Top 10 Cinderella stories in Men's March Madness history
The Cinderella phenomenon occurs annually in sports, where unexpected teams rise to prominence and create their own captivating stories. These are the 10 greatest March Madness Cinderella stories of all time.
March Madness has created some of the best storylines in sports for many years. Some of the best NCAA basketball Cinderella stories emerge from the annual tournament, where win-or-go-home basketball is on display from beginning to end.
Everyone loves the March Madness underdogs, and every year the biggest underdog in March Madness garners national attention. As soon as a low seed knocks out one of the tournament giants or a much bigger school, they become the Cinderella team to watch. The Saint Peter’s Cinderella story in 2022 springs to mind -- taking down Kentucky in the first round of the tournament and progressing all the way to the Elite Eight.
What is a Cinderella team in March Madness?
The Cinderella phenomenon occurs annually in sports when unexpected teams rise to prominence and create their own captivating stories. In college basketball, this typically involves a low-seeded team that defies expectations by winning and advancing in the NCAA tournament. These teams then garner more attention and publicity as they continue to progress.
Reaching the tournament’s Final Four is a daunting challenge for these underdogs. They must defeat some of the top-seeded teams in their bracket, which is why the 1985 Villanova Wildcats, a No. 8 seed that year, remain the lowest-seeded team to have ever won the tournament.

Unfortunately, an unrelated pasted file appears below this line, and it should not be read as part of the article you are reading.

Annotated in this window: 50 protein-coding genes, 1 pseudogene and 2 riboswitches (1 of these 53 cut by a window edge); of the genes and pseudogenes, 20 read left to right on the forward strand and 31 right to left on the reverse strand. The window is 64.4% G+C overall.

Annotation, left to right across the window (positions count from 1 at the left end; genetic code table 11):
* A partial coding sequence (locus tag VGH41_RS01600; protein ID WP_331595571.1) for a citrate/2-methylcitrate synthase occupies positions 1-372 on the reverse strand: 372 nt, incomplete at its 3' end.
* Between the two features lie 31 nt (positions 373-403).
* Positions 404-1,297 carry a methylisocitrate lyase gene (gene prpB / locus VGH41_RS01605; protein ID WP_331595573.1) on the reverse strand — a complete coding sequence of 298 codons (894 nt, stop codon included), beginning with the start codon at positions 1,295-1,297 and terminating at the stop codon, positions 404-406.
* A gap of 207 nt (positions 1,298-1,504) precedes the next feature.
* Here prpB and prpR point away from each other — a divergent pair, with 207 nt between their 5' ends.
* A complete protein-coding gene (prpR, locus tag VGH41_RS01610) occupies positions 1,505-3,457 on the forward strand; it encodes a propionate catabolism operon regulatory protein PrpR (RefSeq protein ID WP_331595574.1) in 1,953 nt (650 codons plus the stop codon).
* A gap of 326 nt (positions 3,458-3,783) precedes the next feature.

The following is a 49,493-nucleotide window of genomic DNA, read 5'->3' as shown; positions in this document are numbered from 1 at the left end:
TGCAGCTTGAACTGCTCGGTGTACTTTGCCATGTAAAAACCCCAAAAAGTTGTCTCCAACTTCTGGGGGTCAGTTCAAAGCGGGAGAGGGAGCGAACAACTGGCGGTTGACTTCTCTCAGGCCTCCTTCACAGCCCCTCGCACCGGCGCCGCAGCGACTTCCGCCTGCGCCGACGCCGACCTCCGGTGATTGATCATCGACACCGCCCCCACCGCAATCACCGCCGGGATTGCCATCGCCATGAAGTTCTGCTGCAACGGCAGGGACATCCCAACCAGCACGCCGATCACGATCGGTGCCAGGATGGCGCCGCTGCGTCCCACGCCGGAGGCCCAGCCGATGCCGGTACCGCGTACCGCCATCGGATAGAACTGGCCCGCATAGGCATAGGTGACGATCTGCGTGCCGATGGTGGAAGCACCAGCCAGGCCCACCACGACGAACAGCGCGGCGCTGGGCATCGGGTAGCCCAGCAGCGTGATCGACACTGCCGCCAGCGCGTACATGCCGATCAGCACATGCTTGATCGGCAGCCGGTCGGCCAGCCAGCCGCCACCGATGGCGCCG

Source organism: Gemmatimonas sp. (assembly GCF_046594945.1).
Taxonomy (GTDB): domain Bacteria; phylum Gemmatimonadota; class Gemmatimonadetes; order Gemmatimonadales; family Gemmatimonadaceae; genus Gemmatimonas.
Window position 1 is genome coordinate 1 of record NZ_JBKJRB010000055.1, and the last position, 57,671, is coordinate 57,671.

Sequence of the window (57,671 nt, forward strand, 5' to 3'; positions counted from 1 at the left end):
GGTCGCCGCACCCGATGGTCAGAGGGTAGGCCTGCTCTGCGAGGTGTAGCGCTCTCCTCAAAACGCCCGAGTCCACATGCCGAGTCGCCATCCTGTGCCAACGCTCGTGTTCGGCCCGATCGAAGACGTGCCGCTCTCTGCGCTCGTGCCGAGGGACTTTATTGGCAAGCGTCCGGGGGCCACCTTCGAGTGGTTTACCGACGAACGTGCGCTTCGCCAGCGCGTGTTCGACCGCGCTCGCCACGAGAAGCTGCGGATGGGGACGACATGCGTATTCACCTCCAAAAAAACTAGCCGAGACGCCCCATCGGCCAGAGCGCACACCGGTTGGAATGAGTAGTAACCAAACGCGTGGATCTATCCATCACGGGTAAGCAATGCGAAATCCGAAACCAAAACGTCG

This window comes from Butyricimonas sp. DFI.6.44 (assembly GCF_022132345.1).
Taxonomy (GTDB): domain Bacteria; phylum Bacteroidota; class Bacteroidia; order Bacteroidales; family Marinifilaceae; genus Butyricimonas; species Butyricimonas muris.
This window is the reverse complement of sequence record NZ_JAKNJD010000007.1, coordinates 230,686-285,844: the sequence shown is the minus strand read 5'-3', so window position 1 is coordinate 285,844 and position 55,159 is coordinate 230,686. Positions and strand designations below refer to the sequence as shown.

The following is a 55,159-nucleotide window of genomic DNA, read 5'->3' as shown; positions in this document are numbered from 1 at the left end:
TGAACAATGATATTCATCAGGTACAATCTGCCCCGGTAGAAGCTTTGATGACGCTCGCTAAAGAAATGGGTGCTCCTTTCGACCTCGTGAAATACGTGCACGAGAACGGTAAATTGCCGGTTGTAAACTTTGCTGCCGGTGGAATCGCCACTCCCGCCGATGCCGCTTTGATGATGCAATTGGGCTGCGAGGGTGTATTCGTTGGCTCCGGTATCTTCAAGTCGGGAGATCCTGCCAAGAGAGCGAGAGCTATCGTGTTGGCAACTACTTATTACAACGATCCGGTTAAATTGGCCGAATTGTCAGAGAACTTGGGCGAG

Today we look at 10 of the best Cinderella stories March Madness has produced, including the lowest seed to win the NCAA tournament and some of the biggest NCAAB upsets in the history of the sport. Honorable mention should be made here for young Steph Curry’s 2008 Davidson team that reached the Elite Eight and the 1977 Warriors team that gave Marquette University its only national championship to date.
Ranking the 10 Greatest Cinderella Stories of All Time
- 1986 LSU (No. 11 Seed)
In 1986, the LSU Tigers faced significant challenges as they struggled to secure a spot in the NCAA tournament. Despite these difficulties, they managed to become the lowest-seeded team to ever reach the Final Four -- a feat since matched by four other teams.
The Tigers' star forward, Jerry Reynolds, had left early to enter the NBA Draft, and several players were ruled academically ineligible. Additionally, the team was hit with a midseason outbreak of chicken pox, further complicating its path to success. Against all odds, LSU managed to qualify for the 1986 tournament, which, in itself, was an impressive feat.
The Tigers continued to exceed expectations by defeating Purdue in double-overtime and then getting past Memphis and Kentucky, the latter of which had finished first in the SEC at 17-1. LSU’s 59-57 Elite Eight victory over Kentucky at The Omni in Atlanta is widely regarded as one of the greatest upsets in basketball history, as the 1986 Tigers became the first – and remain the only -- team to beat a No. 1, No. 2, and No. 3-seeded team in the same tournament.
- 2006 George Mason (No. 11 Seed)
The 2006 George Mason Patriots became the first mid-major conference team since 1979 to make the tournament’s Final Four.
The Patriots put on a phenomenal defensive display throughout the tournament – helping them take down Michigan State, North Carolina, and Wichita State to reach the Elite Eight. That set them up to face the No. 1-ranked UConn Huskies at the Verizon Center in Washington.
In a March Madness thriller, the Patriots took down the Huskies in a tightly contested 86-84 victory, overcoming all odds to reach the tournament’s Final Four. It was the greatest year in the Patriots program’s history and one of the very best Cinderella teams the prestigious NCAA tournament has ever witnessed.